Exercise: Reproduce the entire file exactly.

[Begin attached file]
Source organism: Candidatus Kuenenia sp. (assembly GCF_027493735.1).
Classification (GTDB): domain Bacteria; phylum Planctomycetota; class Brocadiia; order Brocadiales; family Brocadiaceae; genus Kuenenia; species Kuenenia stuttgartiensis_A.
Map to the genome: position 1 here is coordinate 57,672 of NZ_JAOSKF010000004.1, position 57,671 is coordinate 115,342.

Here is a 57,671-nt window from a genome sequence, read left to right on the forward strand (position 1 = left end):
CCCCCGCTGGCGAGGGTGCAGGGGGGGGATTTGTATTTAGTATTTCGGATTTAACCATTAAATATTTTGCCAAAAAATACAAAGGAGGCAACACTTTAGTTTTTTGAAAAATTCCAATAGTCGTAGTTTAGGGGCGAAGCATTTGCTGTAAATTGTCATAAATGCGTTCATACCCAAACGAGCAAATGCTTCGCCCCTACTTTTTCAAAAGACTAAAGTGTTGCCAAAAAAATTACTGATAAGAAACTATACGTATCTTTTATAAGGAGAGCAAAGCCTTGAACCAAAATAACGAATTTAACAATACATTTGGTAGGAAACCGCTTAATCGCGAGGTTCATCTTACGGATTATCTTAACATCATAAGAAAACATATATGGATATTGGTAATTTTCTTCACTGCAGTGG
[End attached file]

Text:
Source organism: Candidatus Kuenenia sp. (assembly GCF_027493735.1).
Classification (GTDB): domain Bacteria; phylum Planctomycetota; class Brocadiia; order Brocadiales; family Brocadiaceae; genus Kuenenia; species Kuenenia stuttgartiensis_A.
Map to the genome: position 1 here is coordinate 57,672 of NZ_JAOSKF010000004.1, position 57,671 is coordinate 115,342.

Here is a 57,671-nt window from a genome sequence, read left to right on the forward strand (position 1 = left end):
CCCCCGCTGGCGAGGGTGCAGGGGGGGGATTTGTATTTAGTATTTCGGATTTAACCATTAAATATTTTGCCAAAAAATACAAAGGAGGCAACACTTTAGTTTTTTGAAAAATTCCAATAGTCGTAGTTTAGGGGCGAAGCATTTGCTGTAAATTGTCATAAATGCGTTCATACCCAAACGAGCAAATGCTTCGCCCCTACTTTTTCAAAAGACTAAAGTGTTGCCAAAAAAATTACTGATAAGAAACTATACGTATCTTTTATAAGGAGAGCAAAGCCTTGAACCAAAATAACGAATTTAACAATACATTTGGTAGGAAACCGCTTAATCGCGAGGTTCATCTTACGGATTATCTTAACATCATAAGAAAACATATATGGATATTGGTAATTTTCTTCACTGCAGTGG